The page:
The following sites and resources are recommended by Classics for All. You will find links to resources which will help you introduce Classics and Ancient History as well as Latin and Ancient Greek to your KS2 or KS3 curriculum. For more advice and to find out about how WCN and Classics for All can help your school, please use the website feedback form or contact Dr Paul Grigsby at Paul.Grigsby@Warwick.ac.uk.
The Science of Stories project invites teachers and pupils to use a selection of ancient classical myths as a way to ignite curiosity, develop ‘science capital,’ and deepen understanding of key scientific concepts. Students are encouraged to engage with the science through storytelling, practical demonstrations, abstract thinking, debate, and creative exercises. They are aimed at KS3 pupils studying the National Curriculum for Science, but some activities are also suitable for pupils at KS2 and GCSE.
Please download, copy, and use these resources in classrooms and extra-curricular clubs freely. If you want to adapt them in any way, or if you require an official license, please contact email@example.com. Click here to download the Science of Stories Resource Booklet (PDF)
The benefits of a bit of etymology on pupil's vocabulary and understanding are well documented - think Alex Quigley's Closing the Vocabulary Gap.
Indeed, learning about the roots of the English language offers a key to understanding novel words and enriching vocabulary. The downloads on the site explore Latin and Greek roots that feature frequently in English. Each file consists of a stimulus poster and five worksheets themed around etymologically-linked vocabulary.
De Romanis is the new Latin course that you have long been waiting for (or so say Bloomsbury!).
An introduction to both the Latin language and the cultural world of the Romans, it also develops English literacy skills through derivation tasks and two-way translation exercises, which promote the understanding of English as well as Latin. Cultural topics, supported by background notes, and primary sources, included for study and analysis, enable students to engage with authentic Roman history and acquire a broad understanding on which to build in future study.
Check out the website for resources and more information.
It’s the spring of 64 AD, and as dawn breaks over the Subura in Rome, a young woman calls from high in a tenement block to her aunt working in a bar below. While her father collects the rent from the other tenants, a falling tile narrowly misses a senator’s son passing through the streets in a litter. Was it an accident? In the Subura, your life hangs by a thread.
In a few months Rome, heart of an empire, will burn....
Check out the website for more information on Hands Up's Suburani Latin course and for additional resources.
Welcome to the Cambridge Latin Course!
With a 50 year history of development and revision, the Cambridge Latin Course (CLC) has established itself as the leading beginner's course for Latin. In addition, both Eduqas and OCR examination boards endorse the Cambridge Latin Course for GCSE teaching.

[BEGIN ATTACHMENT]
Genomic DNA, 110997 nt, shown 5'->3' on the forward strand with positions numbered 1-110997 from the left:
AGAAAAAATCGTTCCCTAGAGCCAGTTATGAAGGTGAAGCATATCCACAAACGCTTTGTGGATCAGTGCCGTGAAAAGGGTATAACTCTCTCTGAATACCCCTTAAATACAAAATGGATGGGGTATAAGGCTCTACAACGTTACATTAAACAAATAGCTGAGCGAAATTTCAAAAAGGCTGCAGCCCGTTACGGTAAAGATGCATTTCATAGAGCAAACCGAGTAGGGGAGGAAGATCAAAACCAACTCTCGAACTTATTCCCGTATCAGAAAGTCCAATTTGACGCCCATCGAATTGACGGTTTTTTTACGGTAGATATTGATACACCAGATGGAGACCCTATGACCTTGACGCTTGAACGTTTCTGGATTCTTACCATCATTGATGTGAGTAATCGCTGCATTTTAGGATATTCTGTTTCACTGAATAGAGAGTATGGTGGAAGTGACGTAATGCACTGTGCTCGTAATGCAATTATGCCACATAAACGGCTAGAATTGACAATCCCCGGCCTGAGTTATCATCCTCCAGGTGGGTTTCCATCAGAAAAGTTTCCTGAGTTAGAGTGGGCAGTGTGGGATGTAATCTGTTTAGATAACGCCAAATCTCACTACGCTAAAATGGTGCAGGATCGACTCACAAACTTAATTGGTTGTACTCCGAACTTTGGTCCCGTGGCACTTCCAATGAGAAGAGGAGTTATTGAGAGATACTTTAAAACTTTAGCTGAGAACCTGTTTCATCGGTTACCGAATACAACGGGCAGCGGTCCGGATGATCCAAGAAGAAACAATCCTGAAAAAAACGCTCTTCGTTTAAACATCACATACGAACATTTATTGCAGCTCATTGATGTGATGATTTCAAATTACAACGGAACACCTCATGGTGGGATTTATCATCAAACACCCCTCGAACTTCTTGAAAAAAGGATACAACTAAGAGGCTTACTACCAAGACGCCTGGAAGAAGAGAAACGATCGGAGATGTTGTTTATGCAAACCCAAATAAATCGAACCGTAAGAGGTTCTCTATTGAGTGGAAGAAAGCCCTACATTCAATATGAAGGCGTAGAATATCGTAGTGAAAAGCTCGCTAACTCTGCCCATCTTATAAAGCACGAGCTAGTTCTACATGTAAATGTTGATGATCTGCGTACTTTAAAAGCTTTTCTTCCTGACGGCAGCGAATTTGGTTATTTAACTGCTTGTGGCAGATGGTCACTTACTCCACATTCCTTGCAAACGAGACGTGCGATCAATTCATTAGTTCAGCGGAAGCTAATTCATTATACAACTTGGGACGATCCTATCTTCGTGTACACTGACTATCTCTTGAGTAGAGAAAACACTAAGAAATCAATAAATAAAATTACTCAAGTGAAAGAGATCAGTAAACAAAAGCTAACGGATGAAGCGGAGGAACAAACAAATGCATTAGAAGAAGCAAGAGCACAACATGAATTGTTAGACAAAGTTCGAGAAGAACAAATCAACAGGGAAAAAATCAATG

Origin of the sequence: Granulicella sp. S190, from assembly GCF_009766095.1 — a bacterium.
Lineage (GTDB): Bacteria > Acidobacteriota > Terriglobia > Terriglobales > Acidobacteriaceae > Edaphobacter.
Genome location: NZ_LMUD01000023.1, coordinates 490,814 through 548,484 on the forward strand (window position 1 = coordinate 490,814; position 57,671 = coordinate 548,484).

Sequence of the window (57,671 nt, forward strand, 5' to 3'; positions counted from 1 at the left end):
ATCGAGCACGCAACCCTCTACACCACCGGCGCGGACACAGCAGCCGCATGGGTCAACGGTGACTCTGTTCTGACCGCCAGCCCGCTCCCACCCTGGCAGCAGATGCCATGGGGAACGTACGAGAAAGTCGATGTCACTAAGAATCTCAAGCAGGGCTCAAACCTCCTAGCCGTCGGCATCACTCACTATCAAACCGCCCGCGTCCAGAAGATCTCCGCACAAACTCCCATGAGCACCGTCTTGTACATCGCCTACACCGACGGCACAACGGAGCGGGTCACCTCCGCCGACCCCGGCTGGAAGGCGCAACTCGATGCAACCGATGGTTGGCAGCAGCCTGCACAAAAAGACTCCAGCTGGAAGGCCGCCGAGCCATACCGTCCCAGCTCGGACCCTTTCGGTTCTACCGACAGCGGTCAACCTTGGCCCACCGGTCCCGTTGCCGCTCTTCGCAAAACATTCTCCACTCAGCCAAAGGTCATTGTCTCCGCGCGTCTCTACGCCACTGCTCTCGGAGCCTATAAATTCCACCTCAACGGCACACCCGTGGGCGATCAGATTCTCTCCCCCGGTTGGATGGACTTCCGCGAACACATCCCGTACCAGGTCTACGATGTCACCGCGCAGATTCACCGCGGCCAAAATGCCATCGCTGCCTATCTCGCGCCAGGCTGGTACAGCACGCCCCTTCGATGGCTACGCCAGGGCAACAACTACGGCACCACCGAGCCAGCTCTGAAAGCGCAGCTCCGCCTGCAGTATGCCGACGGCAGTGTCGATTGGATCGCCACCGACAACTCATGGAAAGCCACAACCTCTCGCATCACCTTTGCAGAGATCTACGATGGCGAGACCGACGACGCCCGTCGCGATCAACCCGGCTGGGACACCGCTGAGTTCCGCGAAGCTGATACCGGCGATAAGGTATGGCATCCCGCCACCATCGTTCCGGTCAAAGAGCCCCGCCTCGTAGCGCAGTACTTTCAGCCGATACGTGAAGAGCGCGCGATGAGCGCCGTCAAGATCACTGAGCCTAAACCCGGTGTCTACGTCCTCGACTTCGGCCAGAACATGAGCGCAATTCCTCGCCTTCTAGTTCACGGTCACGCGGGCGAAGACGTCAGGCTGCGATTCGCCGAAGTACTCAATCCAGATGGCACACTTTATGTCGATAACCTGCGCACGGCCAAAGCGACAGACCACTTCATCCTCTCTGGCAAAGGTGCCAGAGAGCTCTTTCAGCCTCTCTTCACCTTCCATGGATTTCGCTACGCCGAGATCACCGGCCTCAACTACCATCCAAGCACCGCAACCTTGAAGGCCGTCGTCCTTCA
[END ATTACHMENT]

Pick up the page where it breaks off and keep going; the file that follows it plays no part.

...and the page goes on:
Aims of the CLC: to teach comprehension of the Latin language for reading purposes; to develop an understanding of the history and culture of Roman civilisation; to encourage a wide range of approaches to language learning through the use of high quality audio-visual resources.
Visit the website for more informational and additional resources.
The East Midlands Association of Classical Teachers exists primarily to connect teachers of Classical subjects (Greek, Latin, Classical Civilisation, Ancient History) throughout the East Midlands with each other.
Our members are present in both the maintained and independent sectors and our aim is to support the teaching of Classics at any level, from primary education to A levels, as well as helping to prepare students for higher education by our links with local universities and the local branch of the Classical Association.
Follow the links to access online resources from EMACT.
History Association: an Introduction to Ancient Greek Religion Podcasts + accompanying scheme of work - provides an introduction to some of the key rituals of Ancient Greek religion. The podcasts are for advanced KS2, and KS3 students; Year 13 students (ancient languages) have also successfully used them for background, and they may be helpful in preparation for OCR A Level Classical Civilisation (H408/31) Greek Religion. The scheme of work is aimed at advanced KS2, and KS3 students.
The podcasts are narrated by Simon Brown and written by: Hugh Bowden (King’s College, London), Felix Budelmann (University of Oxford), Esther Eidinow (University of Bristol), Olympia Panagiotidou (University of Thessaloniki), Robert Parker (University of Oxford), and Yulia Ustinova (Ben Gurion University, Israel).
BBC Bitesize is an excellent free resource with great activities and video clips on a range of topics, including Prehistoric Britain; Roman Britain; Ancient Greece; Indus Valley; Roman Empire; Shang Dynasty; Ancient Egypt; Understanding evidence. Click on the pictures below to go to each site.
The Faculty of Education at the University of Cambridge have created this suite of free downloadable audio files and teaching resources produced by award-winning storytellers Daniel Morden and Hugh Lupton, suitable for both KS2 and KS3. Tales include Aesop's Fables; Tales of Metamorphoses; The War With Troy; The Return From Troy